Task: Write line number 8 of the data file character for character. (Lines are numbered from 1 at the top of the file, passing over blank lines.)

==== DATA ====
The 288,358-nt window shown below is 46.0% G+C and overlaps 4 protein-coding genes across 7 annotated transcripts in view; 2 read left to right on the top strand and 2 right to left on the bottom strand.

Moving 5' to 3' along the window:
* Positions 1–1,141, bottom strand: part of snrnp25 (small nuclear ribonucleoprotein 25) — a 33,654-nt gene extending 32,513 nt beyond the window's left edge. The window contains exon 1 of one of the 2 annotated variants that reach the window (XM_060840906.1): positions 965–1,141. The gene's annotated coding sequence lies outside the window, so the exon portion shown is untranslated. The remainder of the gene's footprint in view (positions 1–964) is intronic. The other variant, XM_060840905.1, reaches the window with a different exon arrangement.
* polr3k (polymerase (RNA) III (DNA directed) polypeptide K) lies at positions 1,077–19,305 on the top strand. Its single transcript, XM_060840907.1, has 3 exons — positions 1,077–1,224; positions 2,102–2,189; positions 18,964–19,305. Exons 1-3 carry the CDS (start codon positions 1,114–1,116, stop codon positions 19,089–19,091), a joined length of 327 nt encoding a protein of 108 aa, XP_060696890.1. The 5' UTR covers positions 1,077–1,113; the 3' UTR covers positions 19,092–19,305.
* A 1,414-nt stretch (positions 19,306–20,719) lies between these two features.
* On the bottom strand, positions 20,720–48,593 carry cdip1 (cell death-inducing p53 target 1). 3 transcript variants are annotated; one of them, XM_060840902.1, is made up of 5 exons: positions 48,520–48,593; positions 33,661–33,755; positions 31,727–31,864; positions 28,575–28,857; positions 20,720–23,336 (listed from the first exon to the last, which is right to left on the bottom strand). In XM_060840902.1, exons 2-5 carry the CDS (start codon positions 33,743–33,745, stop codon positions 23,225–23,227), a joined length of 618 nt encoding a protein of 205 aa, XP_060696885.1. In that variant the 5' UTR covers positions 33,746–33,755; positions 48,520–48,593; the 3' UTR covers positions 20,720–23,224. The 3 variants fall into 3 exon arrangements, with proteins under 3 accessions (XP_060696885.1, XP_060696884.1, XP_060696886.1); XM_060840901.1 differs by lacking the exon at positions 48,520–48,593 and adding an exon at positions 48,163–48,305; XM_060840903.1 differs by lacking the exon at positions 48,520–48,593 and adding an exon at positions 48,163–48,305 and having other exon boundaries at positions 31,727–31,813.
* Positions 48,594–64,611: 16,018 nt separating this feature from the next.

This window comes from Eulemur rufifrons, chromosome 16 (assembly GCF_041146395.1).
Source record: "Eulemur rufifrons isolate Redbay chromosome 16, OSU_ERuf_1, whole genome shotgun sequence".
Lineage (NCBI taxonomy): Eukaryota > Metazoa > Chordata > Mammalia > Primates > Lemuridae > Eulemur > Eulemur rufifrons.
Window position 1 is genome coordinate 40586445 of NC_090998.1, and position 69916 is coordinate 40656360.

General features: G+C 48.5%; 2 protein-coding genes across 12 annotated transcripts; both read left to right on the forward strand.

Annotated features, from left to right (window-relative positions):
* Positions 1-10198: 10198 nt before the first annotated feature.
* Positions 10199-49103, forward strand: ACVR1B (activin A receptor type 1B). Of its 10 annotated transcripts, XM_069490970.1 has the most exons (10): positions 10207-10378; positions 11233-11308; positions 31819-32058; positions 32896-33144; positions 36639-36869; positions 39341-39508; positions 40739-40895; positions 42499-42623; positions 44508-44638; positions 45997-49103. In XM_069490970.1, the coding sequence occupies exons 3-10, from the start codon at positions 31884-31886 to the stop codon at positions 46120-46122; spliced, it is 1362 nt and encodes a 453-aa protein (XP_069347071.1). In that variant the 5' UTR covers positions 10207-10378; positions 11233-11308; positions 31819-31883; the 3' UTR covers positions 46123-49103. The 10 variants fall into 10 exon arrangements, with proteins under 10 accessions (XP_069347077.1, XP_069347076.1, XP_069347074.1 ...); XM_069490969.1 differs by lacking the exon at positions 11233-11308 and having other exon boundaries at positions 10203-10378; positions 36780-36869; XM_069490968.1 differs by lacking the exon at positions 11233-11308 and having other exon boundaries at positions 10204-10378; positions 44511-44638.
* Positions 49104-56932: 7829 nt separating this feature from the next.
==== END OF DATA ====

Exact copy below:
This window comes from Eulemur rufifrons, chromosome 16 (assembly GCF_041146395.1).